pH Scale Games & Activities

Instructor: Joanne Abramson

Joanne has taught middle school and high school science for more than ten years and has a master's degree in education.

Getting ready for your unit on acids and bases? These interactive, hands-on activities and games will help bring the pH scale to life for your middle or high school students.

Classroom pH Scale


  • 1 piece of green paper
  • 7 pieces of pink paper
  • 7 pieces of blue paper
  • Marker
  • Painter's tape
  • Laminated pictures of common objects (at least one per student). Some examples are:
    • Baking soda
    • Battery acid
    • Black coffee
    • Bleach
    • Drain cleaner
    • Milk
    • Ocean water
    • Orange juice
    • Red wine
    • Soda
    • Vinegar
    • Water
    • Window cleaner


This activity is a great starter for a lesson on the pH scale. Depending on your students' abilities, it can be done on the very first day, or you can wait a few days to give your students more background.

Write the numbers 0-14 on the pieces of paper, one number per page, large enough that the numbers can be seen from across the room. Write numbers 0-6 on pink paper, 7 on green, and 8-14 on blue. Tape these numbers, in order, along one wall of your classroom. As students enter your room, hand them one of the laminated pictures and a piece of tape. Ask students to place the picture wherever they think it belongs on the pH scale.

Once all the pictures have been placed on the scale, ask the class if they think any changes should be made. Move the pictures according to the students' suggestions. As you proceed with the lesson for the day, continue to make corrections to the scale as needed. By the end of the class, all of the pictures should be in their appropriate positions. Leave the scale up for the remainder of the unit so students have a reference if they need it.

pH Cut and Paste


  • Copies of a pH scale that includes the concentration of H+ ions (one per student)
  • Copies of a list of common, recognizable items (one per student)
    • Ammonia
    • Baking soda
    • Battery acid
    • Bleach
    • Distilled water
    • Drain cleaner
    • Egg white
    • Lemon juice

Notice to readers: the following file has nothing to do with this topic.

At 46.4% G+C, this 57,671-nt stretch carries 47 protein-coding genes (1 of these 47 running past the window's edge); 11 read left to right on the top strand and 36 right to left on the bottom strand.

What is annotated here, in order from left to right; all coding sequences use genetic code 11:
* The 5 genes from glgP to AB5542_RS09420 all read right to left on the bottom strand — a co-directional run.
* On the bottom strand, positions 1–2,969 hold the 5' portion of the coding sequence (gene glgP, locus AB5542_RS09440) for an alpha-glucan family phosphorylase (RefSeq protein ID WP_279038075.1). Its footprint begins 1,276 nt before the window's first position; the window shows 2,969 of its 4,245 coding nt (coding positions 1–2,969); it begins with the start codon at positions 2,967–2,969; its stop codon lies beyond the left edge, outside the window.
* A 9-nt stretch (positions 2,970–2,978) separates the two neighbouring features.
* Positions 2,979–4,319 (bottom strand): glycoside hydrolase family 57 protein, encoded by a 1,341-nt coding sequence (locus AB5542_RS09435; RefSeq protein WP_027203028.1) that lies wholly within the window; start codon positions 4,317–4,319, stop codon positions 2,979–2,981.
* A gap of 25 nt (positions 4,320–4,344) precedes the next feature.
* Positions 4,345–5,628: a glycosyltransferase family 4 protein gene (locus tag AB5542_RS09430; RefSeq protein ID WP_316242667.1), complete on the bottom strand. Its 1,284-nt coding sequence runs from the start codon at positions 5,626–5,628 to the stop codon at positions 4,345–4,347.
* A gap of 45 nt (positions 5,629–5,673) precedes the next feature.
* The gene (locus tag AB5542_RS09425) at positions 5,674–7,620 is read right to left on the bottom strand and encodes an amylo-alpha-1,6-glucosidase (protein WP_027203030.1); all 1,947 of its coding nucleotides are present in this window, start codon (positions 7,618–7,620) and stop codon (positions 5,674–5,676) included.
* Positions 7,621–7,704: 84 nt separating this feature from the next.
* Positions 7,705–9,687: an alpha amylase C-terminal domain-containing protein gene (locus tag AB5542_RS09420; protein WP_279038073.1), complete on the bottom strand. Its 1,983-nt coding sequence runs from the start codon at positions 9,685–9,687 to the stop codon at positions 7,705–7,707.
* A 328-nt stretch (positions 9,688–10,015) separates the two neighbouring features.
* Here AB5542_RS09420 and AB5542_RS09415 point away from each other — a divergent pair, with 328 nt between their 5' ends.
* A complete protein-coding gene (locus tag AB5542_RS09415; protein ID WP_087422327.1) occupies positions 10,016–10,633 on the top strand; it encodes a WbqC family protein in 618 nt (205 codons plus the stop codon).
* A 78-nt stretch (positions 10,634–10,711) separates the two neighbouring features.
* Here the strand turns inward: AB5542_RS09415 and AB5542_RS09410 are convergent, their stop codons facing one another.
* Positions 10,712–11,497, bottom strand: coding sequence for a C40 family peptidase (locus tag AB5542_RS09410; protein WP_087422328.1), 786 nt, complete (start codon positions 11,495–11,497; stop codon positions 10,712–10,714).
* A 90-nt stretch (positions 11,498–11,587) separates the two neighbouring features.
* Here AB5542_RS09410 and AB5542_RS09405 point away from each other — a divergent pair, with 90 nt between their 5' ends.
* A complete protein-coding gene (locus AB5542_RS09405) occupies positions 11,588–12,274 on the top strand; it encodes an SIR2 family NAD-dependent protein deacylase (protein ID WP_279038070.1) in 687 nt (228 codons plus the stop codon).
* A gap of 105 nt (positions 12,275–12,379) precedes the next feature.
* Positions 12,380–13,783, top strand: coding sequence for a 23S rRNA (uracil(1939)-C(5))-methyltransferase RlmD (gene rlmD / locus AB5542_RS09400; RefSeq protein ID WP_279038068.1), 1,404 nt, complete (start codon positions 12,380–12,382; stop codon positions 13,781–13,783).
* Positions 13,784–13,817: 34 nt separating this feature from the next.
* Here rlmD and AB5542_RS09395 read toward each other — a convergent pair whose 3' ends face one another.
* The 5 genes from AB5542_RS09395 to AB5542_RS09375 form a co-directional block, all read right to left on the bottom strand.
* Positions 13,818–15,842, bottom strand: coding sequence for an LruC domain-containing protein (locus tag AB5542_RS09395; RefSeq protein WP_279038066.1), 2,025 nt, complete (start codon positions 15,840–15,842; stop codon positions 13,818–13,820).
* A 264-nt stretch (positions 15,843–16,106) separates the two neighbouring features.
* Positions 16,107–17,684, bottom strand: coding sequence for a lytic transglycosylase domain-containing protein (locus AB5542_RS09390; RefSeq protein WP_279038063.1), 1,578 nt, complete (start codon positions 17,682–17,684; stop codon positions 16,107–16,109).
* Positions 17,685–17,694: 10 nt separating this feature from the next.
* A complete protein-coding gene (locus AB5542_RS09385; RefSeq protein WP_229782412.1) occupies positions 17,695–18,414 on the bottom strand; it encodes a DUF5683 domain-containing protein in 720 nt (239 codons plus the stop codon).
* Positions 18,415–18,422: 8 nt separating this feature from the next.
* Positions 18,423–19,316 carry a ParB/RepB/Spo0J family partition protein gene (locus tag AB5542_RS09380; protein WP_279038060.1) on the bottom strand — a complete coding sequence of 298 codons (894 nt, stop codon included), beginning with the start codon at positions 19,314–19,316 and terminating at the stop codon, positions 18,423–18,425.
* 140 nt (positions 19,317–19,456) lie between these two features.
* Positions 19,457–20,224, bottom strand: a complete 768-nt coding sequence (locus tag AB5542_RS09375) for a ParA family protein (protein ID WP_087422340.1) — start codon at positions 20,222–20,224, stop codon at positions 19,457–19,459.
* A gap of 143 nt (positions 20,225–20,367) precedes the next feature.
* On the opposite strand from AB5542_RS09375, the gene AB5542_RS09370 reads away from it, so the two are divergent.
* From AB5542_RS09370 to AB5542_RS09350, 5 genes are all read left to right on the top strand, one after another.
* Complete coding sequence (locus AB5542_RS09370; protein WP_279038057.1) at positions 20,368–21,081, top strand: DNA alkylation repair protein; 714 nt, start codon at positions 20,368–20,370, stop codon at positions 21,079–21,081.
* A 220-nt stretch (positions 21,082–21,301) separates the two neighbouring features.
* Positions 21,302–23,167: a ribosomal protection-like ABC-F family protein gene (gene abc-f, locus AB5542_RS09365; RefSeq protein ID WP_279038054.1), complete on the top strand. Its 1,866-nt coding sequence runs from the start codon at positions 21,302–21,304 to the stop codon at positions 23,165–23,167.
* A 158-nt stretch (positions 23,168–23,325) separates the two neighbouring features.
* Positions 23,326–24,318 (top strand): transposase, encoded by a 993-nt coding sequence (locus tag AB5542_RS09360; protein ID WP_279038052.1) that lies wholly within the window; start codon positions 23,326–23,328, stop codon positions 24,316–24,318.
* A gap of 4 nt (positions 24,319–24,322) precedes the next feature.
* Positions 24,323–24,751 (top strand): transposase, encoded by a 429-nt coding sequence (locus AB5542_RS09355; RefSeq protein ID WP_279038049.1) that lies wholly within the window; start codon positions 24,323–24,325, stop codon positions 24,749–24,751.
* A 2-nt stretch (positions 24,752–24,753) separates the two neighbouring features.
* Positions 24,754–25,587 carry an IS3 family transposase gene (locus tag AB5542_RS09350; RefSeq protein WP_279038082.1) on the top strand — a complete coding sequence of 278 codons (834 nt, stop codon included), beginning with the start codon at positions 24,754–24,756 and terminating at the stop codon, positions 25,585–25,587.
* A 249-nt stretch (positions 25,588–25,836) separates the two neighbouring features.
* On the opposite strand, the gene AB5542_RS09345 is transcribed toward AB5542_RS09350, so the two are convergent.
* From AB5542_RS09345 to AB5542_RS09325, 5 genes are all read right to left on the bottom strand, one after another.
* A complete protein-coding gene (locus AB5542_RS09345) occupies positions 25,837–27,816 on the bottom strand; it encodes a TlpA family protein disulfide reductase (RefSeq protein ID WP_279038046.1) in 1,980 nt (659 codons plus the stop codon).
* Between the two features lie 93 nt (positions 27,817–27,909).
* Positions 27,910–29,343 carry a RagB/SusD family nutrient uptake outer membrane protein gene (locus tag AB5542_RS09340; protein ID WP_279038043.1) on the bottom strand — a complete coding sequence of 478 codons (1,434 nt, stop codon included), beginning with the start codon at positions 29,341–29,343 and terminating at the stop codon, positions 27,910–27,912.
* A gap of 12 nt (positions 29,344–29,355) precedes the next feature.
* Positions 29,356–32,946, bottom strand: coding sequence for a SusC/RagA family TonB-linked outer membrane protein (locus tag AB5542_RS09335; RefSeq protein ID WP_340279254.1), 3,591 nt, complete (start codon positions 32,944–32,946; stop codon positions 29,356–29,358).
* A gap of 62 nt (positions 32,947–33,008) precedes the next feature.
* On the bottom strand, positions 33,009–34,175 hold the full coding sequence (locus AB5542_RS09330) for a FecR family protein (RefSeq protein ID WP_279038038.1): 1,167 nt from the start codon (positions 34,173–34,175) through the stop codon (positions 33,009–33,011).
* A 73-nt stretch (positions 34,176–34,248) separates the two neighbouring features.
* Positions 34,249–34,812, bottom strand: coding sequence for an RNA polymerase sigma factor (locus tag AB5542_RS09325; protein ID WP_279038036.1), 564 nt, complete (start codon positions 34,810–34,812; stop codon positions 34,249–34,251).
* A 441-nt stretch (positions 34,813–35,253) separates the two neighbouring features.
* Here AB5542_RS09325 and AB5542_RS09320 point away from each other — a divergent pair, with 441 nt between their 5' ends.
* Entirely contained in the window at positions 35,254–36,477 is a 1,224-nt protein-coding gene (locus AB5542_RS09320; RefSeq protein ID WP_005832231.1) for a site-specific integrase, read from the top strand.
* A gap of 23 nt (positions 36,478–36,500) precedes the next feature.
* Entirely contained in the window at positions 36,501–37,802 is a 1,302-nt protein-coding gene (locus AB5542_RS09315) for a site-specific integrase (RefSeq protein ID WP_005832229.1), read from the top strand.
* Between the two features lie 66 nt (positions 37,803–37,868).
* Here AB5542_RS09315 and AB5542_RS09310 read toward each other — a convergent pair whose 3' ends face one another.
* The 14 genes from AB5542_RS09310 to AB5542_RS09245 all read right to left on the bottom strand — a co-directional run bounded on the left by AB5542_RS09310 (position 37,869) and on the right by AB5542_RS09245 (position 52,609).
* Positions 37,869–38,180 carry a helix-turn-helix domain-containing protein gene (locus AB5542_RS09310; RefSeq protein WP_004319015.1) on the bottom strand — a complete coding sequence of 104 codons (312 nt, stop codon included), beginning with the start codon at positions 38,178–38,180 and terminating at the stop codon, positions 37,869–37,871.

• Lemon-lime soda
    • Liquid soap
    • Milk
    • Rain water
    • Stomach acid
    • Vinegar
    • Window cleaner
  • Copies of clues (one per student)
  • Scissors
  • Glue


In this activity, students create their own pH scale to keep in their binder. Hand out all of the materials and tell students to cut out each of the household objects. Using the clues provided, they should figure out where on the pH scale each of the items belongs, and then paste the item next to the appropriate number on their scale. Remind students to figure out the correct positions for all of the objects BEFORE they start pasting!

Possible clues for this activity are:

  • Distilled water is perfectly neutral.
  • The most acidic item helps you power your flashlight.
  • The most basic item unclogs your sink.
  • Ammonia has 100 times the concentration of H+ ions as drain cleaner.
  • Milk is more acidic than distilled water, but less acidic than rain water.
  • Vinegar has 1000 times the concentration of H+ ions as milk.
  • Egg white is more acidic than baking soda and more basic than distilled water.
  • The items at 10 and 11 are both cleaning products.
  • The item at number 3 is part of a tasty salad dressing.
  • Lemon-lime soda is more acidic than rainwater, but less acidic than vinegar.
  • The item at number 13 helps keep your socks white.
  • Baking soda has 10 times the concentration of H+ ions as window cleaner, and 100 times the amount of H+ ions as liquid soap.
  • The acid found at number 1 helps you digest the acid found at number 2.

The final product would be as follows:

Item pH H+ Concentration
Battery acid 0 10,000,000
Stomach acid 1 1,000,000
Lemon juice 2 100,000
Vinegar 3 10,000
Lemon-lime soda 4 1,000
Rain water 5 100
Milk 6 10
Distilled water 7 1
Egg white 8 1/10
Baking soda 9 1/100
Window cleaner 10 1/1,000
Liquid soap 11 1/10,000
Ammonia 12 1/100,000
Bleach 13 1/1,000,000
Drain cleaner 14 1/10,000,000

Cabbage Juice pH Scale


  • Red cabbage
  • Knife or blender
  • 2L of distilled, boiling water
  • Sieve
  • Large glass mixing bowl or beaker
  • White butcher paper
  • Liquids for students:
    • Baking soda dissolved in distilled water (1tsp of baking soda per 80mL of water)
    • Distilled water
    • Egg white
    • Lemon juice
    • Lemon-lime soda
    • Liquid soap
    • Milk
    • Rain water
    • Vinegar
    • Window cleaner
  • Liquids for teacher demonstration:
    • Ammonia
    • Bleach
    • Drain Cleaner or sodium hydroxide - 1N
    • Hydrochloric acid - 0.1N
  • 50mL beakers or 3oz clear plastic cups
  • Pipettes or plastic droppers
  • Marking pen or grease pencil


This activity requires some preparation before class time. First, make the cabbage juice by chopping or blending the red cabbage and boiling it in 2L of distilled water for 15 minutes. Pour the cabbage mixture over the sieve into the large glass bowl to separate the juice from the solids.

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